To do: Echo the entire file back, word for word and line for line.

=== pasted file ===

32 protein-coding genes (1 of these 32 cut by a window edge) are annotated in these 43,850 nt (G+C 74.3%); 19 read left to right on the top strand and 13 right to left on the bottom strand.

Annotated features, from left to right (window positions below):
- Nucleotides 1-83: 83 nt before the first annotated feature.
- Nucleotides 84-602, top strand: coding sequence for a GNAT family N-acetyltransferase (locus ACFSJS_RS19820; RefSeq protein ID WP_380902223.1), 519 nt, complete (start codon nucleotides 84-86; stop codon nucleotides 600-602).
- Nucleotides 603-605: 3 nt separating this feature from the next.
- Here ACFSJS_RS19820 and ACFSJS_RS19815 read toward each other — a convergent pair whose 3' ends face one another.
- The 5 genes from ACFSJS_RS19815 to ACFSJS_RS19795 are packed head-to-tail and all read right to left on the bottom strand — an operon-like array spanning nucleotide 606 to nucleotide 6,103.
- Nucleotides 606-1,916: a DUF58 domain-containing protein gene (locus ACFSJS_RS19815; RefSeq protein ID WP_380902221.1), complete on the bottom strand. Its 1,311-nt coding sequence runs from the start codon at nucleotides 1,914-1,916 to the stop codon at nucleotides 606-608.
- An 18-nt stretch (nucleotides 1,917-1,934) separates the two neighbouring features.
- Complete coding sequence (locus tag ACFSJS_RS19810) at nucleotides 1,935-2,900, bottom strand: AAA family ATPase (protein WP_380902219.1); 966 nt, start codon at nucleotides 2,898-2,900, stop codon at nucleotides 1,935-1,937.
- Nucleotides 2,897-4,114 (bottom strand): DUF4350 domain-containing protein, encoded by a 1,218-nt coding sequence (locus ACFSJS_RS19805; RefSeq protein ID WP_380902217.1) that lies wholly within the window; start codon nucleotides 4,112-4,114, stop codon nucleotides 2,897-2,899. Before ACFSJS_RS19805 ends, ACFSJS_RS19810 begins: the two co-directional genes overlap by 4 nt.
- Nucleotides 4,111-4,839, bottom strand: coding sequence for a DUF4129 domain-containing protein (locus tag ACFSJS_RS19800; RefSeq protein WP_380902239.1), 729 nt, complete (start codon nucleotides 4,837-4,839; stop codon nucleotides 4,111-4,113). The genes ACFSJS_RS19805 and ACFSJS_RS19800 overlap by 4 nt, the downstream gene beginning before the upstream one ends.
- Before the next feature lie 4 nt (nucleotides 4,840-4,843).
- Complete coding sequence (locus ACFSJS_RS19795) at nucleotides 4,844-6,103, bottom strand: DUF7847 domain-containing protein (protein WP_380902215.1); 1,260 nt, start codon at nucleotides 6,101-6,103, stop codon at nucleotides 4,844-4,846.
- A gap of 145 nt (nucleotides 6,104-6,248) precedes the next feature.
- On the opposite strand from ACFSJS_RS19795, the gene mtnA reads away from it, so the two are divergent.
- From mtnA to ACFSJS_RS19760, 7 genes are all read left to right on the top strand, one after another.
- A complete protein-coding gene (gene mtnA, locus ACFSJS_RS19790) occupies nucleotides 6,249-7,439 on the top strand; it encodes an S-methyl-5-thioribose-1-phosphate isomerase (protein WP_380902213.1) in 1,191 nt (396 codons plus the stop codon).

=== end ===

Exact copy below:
32 protein-coding genes (1 of these 32 cut by a window edge) are annotated in these 43,850 nt (G+C 74.3%); 19 read left to right on the top strand and 13 right to left on the bottom strand.

Annotated features, from left to right (window positions below):
- Nucleotides 1-83: 83 nt before the first annotated feature.
- Nucleotides 84-602, top strand: coding sequence for a GNAT family N-acetyltransferase (locus ACFSJS_RS19820; RefSeq protein ID WP_380902223.1), 519 nt, complete (start codon nucleotides 84-86; stop codon nucleotides 600-602).
- Nucleotides 603-605: 3 nt separating this feature from the next.
- Here ACFSJS_RS19820 and ACFSJS_RS19815 read toward each other — a convergent pair whose 3' ends face one another.
- The 5 genes from ACFSJS_RS19815 to ACFSJS_RS19795 are packed head-to-tail and all read right to left on the bottom strand — an operon-like array spanning nucleotide 606 to nucleotide 6,103.
- Nucleotides 606-1,916: a DUF58 domain-containing protein gene (locus ACFSJS_RS19815; RefSeq protein ID WP_380902221.1), complete on the bottom strand. Its 1,311-nt coding sequence runs from the start codon at nucleotides 1,914-1,916 to the stop codon at nucleotides 606-608.
- An 18-nt stretch (nucleotides 1,917-1,934) separates the two neighbouring features.
- Complete coding sequence (locus tag ACFSJS_RS19810) at nucleotides 1,935-2,900, bottom strand: AAA family ATPase (protein WP_380902219.1); 966 nt, start codon at nucleotides 2,898-2,900, stop codon at nucleotides 1,935-1,937.
- Nucleotides 2,897-4,114 (bottom strand): DUF4350 domain-containing protein, encoded by a 1,218-nt coding sequence (locus ACFSJS_RS19805; RefSeq protein ID WP_380902217.1) that lies wholly within the window; start codon nucleotides 4,112-4,114, stop codon nucleotides 2,897-2,899. Before ACFSJS_RS19805 ends, ACFSJS_RS19810 begins: the two co-directional genes overlap by 4 nt.
- Nucleotides 4,111-4,839, bottom strand: coding sequence for a DUF4129 domain-containing protein (locus tag ACFSJS_RS19800; RefSeq protein WP_380902239.1), 729 nt, complete (start codon nucleotides 4,837-4,839; stop codon nucleotides 4,111-4,113). The genes ACFSJS_RS19805 and ACFSJS_RS19800 overlap by 4 nt, the downstream gene beginning before the upstream one ends.
- Before the next feature lie 4 nt (nucleotides 4,840-4,843).
- Complete coding sequence (locus ACFSJS_RS19795) at nucleotides 4,844-6,103, bottom strand: DUF7847 domain-containing protein (protein WP_380902215.1); 1,260 nt, start codon at nucleotides 6,101-6,103, stop codon at nucleotides 4,844-4,846.
- A gap of 145 nt (nucleotides 6,104-6,248) precedes the next feature.
- On the opposite strand from ACFSJS_RS19795, the gene mtnA reads away from it, so the two are divergent.
- From mtnA to ACFSJS_RS19760, 7 genes are all read left to right on the top strand, one after another.
- A complete protein-coding gene (gene mtnA, locus ACFSJS_RS19790) occupies nucleotides 6,249-7,439 on the top strand; it encodes an S-methyl-5-thioribose-1-phosphate isomerase (protein WP_380902213.1) in 1,191 nt (396 codons plus the stop codon).